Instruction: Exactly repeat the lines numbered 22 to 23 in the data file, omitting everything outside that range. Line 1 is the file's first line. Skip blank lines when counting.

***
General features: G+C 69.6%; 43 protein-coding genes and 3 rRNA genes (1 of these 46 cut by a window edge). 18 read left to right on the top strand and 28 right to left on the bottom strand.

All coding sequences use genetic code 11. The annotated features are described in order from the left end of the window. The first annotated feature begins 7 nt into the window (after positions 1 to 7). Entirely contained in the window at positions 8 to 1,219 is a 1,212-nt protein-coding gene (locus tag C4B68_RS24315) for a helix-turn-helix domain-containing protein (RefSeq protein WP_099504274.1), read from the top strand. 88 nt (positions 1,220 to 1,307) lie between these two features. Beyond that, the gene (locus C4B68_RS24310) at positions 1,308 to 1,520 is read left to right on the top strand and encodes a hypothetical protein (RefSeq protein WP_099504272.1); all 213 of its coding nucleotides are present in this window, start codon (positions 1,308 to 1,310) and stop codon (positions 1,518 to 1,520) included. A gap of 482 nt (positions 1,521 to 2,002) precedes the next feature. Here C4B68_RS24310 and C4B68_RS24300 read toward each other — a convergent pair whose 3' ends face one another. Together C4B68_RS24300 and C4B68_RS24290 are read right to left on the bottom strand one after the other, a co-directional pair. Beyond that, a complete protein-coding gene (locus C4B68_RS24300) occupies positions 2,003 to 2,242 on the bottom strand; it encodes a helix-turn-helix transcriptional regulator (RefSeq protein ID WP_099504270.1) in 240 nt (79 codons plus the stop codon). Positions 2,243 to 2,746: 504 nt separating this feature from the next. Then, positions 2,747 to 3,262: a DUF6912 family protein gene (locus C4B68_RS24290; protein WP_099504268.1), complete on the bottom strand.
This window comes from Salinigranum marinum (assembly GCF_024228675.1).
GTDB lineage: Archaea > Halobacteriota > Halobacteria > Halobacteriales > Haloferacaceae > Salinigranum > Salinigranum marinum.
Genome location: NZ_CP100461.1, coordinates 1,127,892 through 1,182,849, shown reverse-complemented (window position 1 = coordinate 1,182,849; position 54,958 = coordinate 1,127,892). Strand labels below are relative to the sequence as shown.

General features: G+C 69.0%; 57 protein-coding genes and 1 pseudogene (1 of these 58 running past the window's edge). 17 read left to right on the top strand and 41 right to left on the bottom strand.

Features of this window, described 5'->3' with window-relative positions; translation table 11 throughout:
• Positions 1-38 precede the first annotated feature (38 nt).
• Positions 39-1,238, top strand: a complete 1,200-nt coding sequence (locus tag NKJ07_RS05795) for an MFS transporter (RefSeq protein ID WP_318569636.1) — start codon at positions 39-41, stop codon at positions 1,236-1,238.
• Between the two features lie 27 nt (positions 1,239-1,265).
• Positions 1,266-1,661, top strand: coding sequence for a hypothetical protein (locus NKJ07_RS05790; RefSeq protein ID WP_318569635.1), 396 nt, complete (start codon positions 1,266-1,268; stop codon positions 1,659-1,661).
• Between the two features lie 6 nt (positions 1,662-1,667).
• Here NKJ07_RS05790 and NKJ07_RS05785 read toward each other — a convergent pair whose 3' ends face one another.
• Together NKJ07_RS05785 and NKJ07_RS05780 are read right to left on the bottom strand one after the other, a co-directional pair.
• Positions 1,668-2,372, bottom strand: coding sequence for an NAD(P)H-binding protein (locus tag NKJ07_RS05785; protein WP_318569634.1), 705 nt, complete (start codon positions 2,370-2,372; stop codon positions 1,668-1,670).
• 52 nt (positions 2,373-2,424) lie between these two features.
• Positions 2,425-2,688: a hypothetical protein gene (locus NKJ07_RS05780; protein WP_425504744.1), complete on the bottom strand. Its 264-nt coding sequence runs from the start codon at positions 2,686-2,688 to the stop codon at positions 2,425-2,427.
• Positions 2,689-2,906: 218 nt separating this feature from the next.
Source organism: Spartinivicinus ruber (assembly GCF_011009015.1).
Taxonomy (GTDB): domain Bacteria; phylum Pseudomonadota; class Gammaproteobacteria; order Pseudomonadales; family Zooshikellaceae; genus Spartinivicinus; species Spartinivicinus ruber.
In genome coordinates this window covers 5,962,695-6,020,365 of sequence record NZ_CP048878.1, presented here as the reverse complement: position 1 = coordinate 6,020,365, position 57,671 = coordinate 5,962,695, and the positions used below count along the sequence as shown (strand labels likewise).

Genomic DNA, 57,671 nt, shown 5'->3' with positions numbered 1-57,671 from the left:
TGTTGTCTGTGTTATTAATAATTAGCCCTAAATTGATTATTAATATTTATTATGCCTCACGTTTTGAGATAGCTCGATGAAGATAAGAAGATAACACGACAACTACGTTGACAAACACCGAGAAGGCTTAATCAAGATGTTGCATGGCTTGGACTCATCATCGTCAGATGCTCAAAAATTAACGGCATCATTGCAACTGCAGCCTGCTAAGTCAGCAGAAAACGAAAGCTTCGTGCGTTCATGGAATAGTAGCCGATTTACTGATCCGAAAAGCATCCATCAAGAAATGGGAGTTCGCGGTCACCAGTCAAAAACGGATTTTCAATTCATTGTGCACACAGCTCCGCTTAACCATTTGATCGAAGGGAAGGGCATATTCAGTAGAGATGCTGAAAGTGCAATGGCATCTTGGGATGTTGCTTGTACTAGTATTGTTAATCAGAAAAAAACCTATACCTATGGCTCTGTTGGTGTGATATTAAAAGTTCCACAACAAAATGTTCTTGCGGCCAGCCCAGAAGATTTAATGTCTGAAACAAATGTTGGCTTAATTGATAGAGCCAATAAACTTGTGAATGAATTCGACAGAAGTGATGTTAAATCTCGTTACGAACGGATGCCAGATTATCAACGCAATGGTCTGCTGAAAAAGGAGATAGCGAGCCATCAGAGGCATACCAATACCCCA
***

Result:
Genomic DNA, 57,671 nt, shown 5'->3' with positions numbered 1-57,671 from the left:
TGTTGTCTGTGTTATTAATAATTAGCCCTAAATTGATTATTAATATTTATTATGCCTCACGTTTTGAGATAGCTCGATGAAGATAAGAAGATAACACGACAACTACGTTGACAAACACCGAGAAGGCTTAATCAAGATGTTGCATGGCTTGGACTCATCATCGTCAGATGCTCAAAAATTAACGGCATCATTGCAACTGCAGCCTGCTAAGTCAGCAGAAAACGAAAGCTTCGTGCGTTCATGGAATAGTAGCCGATTTACTGATCCGAAAAGCATCCATCAAGAAATGGGAGTTCGCGGTCACCAGTCAAAAACGGATTTTCAATTCATTGTGCACACAGCTCCGCTTAACCATTTGATCGAAGGGAAGGGCATATTCAGTAGAGATGCTGAAAGTGCAATGGCATCTTGGGATGTTGCTTGTACTAGTATTGTTAATCAGAAAAAAACCTATACCTATGGCTCTGTTGGTGTGATATTAAAAGTTCCACAACAAAATGTTCTTGCGGCCAGCCCAGAAGATTTAATGTCTGAAACAAATGTTGGCTTAATTGATAGAGCCAATAAACTTGTGAATGAATTCGACAGAAGTGATGTTAAATCTCGTTACGAACGGATGCCAGATTATCAACGCAATGGTCTGCTGAAAAAGGAGATAGCGAGCCATCAGAGGCATACCAATACCCCA